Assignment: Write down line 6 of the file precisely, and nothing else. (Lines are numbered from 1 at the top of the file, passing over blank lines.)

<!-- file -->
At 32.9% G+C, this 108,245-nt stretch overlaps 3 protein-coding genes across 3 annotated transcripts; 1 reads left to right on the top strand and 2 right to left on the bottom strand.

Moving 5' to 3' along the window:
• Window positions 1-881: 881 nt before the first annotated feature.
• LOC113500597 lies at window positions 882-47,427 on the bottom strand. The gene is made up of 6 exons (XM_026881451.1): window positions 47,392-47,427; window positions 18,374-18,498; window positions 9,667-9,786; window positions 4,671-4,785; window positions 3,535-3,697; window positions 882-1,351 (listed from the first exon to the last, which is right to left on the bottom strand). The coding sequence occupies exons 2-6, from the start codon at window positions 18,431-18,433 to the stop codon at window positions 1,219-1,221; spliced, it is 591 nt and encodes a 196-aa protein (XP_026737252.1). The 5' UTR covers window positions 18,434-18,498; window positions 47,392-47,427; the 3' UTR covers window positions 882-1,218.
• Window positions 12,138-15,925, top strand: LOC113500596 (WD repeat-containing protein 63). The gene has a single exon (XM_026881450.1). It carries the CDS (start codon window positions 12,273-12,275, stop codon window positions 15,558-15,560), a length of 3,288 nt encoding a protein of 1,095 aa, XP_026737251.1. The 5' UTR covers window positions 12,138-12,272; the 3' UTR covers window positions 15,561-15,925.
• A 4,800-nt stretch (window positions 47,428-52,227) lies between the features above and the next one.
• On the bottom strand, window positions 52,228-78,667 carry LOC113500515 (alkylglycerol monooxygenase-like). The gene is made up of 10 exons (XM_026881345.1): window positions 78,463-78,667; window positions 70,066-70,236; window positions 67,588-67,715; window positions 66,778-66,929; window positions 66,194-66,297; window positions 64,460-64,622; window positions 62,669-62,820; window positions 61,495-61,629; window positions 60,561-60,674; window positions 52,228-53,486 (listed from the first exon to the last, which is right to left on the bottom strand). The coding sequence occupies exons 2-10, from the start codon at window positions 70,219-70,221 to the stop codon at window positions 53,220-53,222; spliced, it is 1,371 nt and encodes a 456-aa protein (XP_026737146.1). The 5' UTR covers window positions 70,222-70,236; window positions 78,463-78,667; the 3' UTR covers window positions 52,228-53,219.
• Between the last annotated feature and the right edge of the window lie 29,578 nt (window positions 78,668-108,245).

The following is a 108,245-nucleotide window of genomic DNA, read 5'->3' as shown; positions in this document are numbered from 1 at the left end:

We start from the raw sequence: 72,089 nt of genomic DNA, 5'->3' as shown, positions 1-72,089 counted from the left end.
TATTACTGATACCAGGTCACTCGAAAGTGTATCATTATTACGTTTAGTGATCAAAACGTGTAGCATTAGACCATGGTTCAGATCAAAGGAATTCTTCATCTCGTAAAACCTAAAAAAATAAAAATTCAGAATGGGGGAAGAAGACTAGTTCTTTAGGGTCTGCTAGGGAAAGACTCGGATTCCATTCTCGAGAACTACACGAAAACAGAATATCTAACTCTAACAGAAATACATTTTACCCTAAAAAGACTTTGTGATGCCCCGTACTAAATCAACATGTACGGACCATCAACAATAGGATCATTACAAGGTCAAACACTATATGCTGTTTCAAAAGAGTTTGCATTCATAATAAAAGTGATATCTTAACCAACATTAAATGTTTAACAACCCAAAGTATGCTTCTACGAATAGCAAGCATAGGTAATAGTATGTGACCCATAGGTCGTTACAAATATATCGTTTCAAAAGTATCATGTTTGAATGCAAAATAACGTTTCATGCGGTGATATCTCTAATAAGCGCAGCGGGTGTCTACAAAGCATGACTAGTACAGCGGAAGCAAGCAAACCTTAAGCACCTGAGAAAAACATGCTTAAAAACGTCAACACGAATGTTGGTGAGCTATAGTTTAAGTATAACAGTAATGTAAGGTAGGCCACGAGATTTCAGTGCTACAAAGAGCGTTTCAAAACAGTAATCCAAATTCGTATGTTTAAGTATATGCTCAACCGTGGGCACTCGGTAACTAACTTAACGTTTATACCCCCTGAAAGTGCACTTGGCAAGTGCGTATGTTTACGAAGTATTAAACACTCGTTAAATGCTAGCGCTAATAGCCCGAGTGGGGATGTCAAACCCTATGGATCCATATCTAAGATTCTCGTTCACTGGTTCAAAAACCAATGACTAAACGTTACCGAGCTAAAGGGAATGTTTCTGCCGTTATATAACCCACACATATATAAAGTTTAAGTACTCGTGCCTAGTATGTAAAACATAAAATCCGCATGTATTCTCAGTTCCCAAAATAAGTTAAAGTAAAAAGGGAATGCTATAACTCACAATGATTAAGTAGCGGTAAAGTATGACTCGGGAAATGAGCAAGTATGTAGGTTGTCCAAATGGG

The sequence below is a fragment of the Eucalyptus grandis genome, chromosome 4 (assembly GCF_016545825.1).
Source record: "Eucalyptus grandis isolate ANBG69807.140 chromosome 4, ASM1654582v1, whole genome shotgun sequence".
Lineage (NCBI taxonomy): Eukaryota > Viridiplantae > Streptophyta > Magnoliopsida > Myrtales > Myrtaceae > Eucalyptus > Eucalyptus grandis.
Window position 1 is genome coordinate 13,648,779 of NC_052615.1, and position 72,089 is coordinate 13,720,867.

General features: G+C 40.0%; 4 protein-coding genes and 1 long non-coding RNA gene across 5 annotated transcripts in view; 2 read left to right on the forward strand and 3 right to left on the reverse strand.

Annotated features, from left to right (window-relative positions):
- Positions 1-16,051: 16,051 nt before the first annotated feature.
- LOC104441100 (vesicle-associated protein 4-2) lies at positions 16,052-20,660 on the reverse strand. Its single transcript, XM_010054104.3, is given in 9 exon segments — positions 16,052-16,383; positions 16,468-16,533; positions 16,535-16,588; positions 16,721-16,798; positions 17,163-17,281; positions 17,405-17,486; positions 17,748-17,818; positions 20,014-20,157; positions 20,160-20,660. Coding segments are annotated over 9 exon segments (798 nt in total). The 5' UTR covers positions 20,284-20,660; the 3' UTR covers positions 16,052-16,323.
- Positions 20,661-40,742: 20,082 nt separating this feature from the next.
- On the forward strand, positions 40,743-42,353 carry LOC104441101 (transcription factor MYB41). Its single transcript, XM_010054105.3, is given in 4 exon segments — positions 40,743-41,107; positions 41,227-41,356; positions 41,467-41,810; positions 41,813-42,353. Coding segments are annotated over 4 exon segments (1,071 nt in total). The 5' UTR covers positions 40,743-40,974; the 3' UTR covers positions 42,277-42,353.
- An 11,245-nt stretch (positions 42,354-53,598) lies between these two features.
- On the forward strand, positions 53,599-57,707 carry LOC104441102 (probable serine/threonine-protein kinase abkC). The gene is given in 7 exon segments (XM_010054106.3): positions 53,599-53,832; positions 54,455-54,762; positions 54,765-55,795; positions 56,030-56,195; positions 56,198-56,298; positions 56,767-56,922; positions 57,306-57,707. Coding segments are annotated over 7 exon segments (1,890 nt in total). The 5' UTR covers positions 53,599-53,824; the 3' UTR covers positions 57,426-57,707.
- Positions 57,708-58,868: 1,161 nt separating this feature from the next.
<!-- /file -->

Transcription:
• A 4,800-nt stretch (window positions 47,428-52,227) lies between the features above and the next one.